Insulin prices are coming down, but only some New Yorkers with diabetes are benefiting

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After years of political pressure, insulin prices are finally starting to come down, and as a result, some New Yorkers are paying less at the pharmacy.

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Federal lawmakers and major insulin manufacturers have recently taken steps to keep patient costs down. A federal price cap on insulin for seniors on Medicare went into effect in January, capping the amount they pay for a 30-day prescription to $35. Similarly, three major insulin makers Novo Nordisk, Eli Lilly and Sanofi have pledged to drastically cut their prices this year.

Yet not all diabetics are benefiting from these new price limits. The amount a patient pays out of pocket may still depend on whether he insures him, the type of insulin he takes, and whether he is aware of the latest drug discount programs from pharmaceutical companies. And many New Yorkers continue to pay high prices for other diabetes drugs and devices that have received less attention.

All those small fees, all those drug expenses, especially for Medicare patients, add up, said Dr. David Lam, an endocrinologist and medical director of Mount Sinai Health Systems Clinical Diabetes Institute. However, Lam said he’s been encouraged by recent efforts to make insulin more affordable.

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But gaps in public awareness can cause patients who are entitled to savings to miss out. In May, New York Attorney General Letitia James announced deals with Eli Lilly and Sanofi that require them to implement a $35-a-month cap on uninsured patients in New York for at least five years and make the information about their drug discount programs. Her office said 464,000 New Yorkers rely on insulin every day.

Insulin helps regulate the body’s blood sugar levels, and accessing it is a matter of life and death for type 1 diabetics, whose bodies produce little or no of the hormone. Some type 2 diabetics also use insulin as part of their treatment regimen, though doctors say it’s often a last resort.

Rising prices have contributed to insecurity about insulin access in the United States in recent years. Annual insulin spending among seniors on Medicare quadrupled between 2007 and 2020, according to health policy nonprofit KFF.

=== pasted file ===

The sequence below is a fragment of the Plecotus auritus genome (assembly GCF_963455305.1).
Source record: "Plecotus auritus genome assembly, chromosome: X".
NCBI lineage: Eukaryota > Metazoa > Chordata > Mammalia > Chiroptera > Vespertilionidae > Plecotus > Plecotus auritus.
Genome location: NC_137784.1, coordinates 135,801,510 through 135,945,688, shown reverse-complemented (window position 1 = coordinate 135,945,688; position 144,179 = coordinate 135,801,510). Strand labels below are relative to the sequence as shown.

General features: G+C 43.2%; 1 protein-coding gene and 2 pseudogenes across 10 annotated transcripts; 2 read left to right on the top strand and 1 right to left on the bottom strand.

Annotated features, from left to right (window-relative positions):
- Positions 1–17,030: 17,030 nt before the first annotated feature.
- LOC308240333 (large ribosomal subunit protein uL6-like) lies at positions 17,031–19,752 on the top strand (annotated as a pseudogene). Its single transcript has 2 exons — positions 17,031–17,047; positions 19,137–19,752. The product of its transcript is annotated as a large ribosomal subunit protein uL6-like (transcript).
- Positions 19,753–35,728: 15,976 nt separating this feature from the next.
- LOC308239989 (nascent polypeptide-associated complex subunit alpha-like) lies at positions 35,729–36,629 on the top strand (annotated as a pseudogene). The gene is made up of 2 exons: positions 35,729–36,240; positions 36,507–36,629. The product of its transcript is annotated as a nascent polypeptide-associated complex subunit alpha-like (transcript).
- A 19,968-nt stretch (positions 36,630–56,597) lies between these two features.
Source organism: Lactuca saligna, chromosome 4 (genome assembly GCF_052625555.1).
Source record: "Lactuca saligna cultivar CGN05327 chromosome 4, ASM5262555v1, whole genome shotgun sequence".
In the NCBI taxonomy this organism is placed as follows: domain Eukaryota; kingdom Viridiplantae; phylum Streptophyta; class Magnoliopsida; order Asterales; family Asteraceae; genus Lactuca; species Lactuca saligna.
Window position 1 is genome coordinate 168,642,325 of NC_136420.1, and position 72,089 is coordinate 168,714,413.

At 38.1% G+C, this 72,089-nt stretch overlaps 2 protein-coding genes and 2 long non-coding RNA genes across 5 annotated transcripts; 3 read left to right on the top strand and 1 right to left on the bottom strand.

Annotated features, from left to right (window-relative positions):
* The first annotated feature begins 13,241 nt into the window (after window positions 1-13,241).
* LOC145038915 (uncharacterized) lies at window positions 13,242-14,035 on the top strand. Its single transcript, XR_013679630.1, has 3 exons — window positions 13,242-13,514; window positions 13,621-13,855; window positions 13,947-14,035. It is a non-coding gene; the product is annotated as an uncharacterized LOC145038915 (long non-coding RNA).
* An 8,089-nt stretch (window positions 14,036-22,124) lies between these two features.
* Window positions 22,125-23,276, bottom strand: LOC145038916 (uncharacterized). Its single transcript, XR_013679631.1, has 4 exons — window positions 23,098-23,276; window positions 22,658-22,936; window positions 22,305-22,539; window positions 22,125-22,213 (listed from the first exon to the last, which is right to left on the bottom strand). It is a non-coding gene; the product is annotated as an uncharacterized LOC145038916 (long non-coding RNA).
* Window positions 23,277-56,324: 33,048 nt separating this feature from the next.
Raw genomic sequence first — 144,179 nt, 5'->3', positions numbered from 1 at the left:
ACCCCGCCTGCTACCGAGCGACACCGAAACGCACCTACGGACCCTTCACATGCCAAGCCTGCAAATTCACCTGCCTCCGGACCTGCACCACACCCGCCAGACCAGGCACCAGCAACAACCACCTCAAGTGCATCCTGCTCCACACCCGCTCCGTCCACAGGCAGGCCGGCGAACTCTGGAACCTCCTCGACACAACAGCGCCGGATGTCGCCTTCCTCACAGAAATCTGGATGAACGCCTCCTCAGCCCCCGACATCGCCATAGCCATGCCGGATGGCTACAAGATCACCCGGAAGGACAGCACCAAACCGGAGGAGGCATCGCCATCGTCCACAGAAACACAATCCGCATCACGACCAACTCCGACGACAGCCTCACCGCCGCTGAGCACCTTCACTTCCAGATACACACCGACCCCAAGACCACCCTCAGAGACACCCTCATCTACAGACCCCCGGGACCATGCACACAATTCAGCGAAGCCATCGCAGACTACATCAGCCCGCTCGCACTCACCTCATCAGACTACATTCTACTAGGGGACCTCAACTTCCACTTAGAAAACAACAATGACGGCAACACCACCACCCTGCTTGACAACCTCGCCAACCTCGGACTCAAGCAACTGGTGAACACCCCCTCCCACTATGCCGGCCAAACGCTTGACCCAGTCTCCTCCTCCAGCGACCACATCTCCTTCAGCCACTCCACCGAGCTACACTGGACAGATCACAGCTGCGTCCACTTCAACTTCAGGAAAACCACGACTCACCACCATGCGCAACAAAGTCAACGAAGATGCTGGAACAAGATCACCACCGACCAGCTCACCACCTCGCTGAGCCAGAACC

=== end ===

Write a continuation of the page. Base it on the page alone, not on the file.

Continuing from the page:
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What the Medicare price cap means for New Yorkers

Previously, many seniors had to pay hundreds of dollars out of pocket for their first insulin prescription of the year because they hadn’t yet met their health plans’ annual deductible, according to Danny Dang, owner of Esco, a drugstore in Hells Kitchen. Subsequently, he said, their copays typically fell below $35.

Even though Medicare recipients now pay less for their insulin, they don’t always see drug costs decrease overall, Dang said. A patient’s annual deductible, the amount he must pay out of pocket before his insurance takes effect, could now apply to another high-cost drug.

People with type 1 diabetes also often need multiple types of insulin, which increases their maximum monthly costs.

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The limit also applies only to insulin products covered by patient insurance. Like other health plans, individual Medicare Advantage plans often change covered drugs, depending on prices negotiated by drug intermediaries. Often plans will substitute one drug for another that is deemed clinically similar.

But patients’ bodies sometimes react differently, and a patient might seek permission from their doctor to continue taking their existing medications, Lam said. This could mean that some diabetic patients are left out when it comes to price controls.